The Binnacle.


The binnacle is designed to correct for horizontal and vertical induced fields affecting the mean directive force at the compass. (a,b,d,e & k rods).


The quadrantal correctors comprises two pairs of soft iron scissor arrays arms, each pair mounted radially outwards from a binnacle and spaced 180º apart on a ring that can be rotated around the binnacle.


Each scissor array reduces the vertically induced field at the compass. The amount of reduction can be varied by increasing the span of the scissor array.


Each pair of scissor arrays increases the horizontal magnetic field strength along the direction of their axis and each pair alone creates quadrantal deviation. If the axes of the paired arrays are perpendicular, the horizontal field strength is increased uniformly on all headings. By adjusting the angle of the paired array’s axes the increase in horizontal field can be biased along any axis to correct for quadrantal deviation.


Using the modern post panamax vessel’s observations, the wheelhouse compass site was measured to have vertically induced fields causing a multiplier of the vertical field (µ) of 120% and horizontally induced fields causing a multiplier of the horizontal field (λ) of 77%. This is an increase of 20% in the vertical field and a decrease of 23% in the horizontal field. 


To have both the vertical and horizontal fields with the same percentage of the earth’s field, the vertical field can be reduced until it is 77% of the earth’s field ((77-120)/120 = -35.8% decrease), the horizontal field can be increased until it is 120% of the earth’s field ( (120-77)/77 =  55.8% increase ) or somewhere in-between.


On a graph, the required increase in the horizontal field alone can be put on the X axis and the required decrease in the vertical field alone is put on the Y axis. A line can be drawn from the percentage of only changing the horizontal force on the X axis to only changing the vertical force on the Y axis. This line represents the corresponding values of increasing the horizontal force to decreasing the vertical force in order to deliver the same multiplier of the vertical and horizontal force to the ambient magnetic field.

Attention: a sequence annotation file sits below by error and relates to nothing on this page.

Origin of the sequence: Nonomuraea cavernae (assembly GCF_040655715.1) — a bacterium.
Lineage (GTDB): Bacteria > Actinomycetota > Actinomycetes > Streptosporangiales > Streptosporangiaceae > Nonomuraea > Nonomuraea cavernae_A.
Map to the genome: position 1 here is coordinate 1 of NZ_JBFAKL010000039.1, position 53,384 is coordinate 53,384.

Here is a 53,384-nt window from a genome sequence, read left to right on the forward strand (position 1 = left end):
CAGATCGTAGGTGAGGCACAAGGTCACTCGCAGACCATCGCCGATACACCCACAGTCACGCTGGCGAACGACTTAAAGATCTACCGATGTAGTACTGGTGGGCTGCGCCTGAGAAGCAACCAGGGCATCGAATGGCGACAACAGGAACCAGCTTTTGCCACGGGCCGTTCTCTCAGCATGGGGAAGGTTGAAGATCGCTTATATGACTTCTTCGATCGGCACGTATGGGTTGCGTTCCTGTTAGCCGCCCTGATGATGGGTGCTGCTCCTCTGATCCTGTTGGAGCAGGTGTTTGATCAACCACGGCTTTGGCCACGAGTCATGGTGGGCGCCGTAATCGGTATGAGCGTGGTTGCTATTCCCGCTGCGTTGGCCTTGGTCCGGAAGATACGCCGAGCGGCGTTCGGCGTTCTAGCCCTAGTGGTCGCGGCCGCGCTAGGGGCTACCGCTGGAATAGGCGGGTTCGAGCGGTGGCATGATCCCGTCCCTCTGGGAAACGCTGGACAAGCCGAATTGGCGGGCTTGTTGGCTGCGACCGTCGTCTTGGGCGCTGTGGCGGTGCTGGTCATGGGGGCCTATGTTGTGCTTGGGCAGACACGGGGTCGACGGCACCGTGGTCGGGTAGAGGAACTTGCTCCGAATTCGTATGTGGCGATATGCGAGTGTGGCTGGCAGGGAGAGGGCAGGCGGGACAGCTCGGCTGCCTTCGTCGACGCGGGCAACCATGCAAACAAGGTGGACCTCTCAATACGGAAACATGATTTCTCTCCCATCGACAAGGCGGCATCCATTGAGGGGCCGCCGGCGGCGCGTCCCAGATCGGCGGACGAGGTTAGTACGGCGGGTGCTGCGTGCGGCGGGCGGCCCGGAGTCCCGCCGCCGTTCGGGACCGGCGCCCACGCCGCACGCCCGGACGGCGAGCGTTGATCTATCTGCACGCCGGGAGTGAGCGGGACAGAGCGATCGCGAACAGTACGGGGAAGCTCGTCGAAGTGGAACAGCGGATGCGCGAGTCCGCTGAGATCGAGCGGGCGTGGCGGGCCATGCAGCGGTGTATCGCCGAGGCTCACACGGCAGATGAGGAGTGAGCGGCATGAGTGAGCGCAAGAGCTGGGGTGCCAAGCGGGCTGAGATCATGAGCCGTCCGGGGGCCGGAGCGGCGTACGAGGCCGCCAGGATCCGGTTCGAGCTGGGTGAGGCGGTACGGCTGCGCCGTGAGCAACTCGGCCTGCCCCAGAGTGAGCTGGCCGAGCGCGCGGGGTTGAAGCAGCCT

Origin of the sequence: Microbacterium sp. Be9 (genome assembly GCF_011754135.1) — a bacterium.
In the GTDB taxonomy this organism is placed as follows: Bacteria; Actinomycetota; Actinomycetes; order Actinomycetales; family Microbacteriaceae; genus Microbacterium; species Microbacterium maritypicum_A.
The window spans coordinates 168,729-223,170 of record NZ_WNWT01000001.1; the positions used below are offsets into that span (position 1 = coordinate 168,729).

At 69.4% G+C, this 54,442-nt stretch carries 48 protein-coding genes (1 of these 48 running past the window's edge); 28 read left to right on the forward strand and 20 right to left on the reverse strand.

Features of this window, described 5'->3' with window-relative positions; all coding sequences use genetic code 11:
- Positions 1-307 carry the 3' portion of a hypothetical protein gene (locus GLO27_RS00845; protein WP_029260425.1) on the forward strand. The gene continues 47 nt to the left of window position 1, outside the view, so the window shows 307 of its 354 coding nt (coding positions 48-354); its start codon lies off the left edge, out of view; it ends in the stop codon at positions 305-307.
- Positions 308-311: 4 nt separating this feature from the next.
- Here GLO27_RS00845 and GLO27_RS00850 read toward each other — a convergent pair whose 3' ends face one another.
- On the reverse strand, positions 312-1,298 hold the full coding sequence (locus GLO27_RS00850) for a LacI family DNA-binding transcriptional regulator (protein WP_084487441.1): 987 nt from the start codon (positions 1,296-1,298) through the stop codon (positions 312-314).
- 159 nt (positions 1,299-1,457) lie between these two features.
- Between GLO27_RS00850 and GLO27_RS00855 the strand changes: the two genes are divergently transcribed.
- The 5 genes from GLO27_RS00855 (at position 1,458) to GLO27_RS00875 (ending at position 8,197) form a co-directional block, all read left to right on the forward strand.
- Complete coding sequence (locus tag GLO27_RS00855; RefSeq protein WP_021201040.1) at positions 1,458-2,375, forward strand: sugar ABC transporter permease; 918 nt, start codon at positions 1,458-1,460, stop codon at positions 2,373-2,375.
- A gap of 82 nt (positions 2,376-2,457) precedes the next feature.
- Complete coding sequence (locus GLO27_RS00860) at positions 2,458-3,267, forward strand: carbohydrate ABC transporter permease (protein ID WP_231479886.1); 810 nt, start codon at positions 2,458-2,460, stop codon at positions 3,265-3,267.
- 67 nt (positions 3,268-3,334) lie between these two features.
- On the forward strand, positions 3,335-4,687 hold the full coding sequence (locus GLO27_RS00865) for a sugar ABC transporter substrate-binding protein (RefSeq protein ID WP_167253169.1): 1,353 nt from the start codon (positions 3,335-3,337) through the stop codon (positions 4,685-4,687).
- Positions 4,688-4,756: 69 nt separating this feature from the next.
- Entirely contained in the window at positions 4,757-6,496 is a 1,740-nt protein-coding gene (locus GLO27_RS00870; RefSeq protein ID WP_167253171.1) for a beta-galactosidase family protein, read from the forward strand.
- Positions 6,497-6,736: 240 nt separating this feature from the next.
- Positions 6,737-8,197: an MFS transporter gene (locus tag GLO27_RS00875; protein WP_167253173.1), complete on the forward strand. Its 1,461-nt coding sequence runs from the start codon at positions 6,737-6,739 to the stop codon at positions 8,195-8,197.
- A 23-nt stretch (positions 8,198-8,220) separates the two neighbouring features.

The intersection of this line and the performance curve of the Quadrantal Corrector indicates the required setting of the span of the array to deliver equal multipliers to the vertical and horizontal fields.


From figure 1, it can be seen that the span of the array should be set to decrease the vertical induced field by 17½ % which will provide a corresponding increase in the horizontally induced field of 28½%. The effect of these settings is to reduce the vertical field to 99.3% of the earths field ((1-0.175) x 120 = 99.3%) and increase the horizontal field to 99.3% of the earth’s field ((1+ 0.285) x 77 = 99.3%).  As the vertically induced force from the correctors is directly proportional to the span of the array opening, the setting of the opening can be taken directly off the graph’s second Y axis. In this example, the span of the arrays should be set to 64 mm.


(If the shorter arrays were used it can be seen that the span of the arrays would be set at 113mm delivering a mean directive force of 83½ % of the earth’s field.)


                                                                    Figure 1


Continuing with the example from the modern post panamax, the observed quadrantal error was a minus co-efficient D of 1º. By going to the Quadrantal Correction graph (figure 2) the required bias of the array axes can be derived. In this case, the array axes each need to be brought towards fore & aft line by 3½º to bring them 7º from perpendicularity to increase the fore & aft directional force.


(If the shorter arrays were being used, they would each be set at 7º towards the fore & aft line to bring them 14º from perpendicularity.)

                                                                       Figure 2


Soft Iron Arrays set for correct compensation on the post panamax bulkcarrier.

Long Arrays delivering a multiplier of 99.3%                              Short Arrays delivering a multiplier of 83%

















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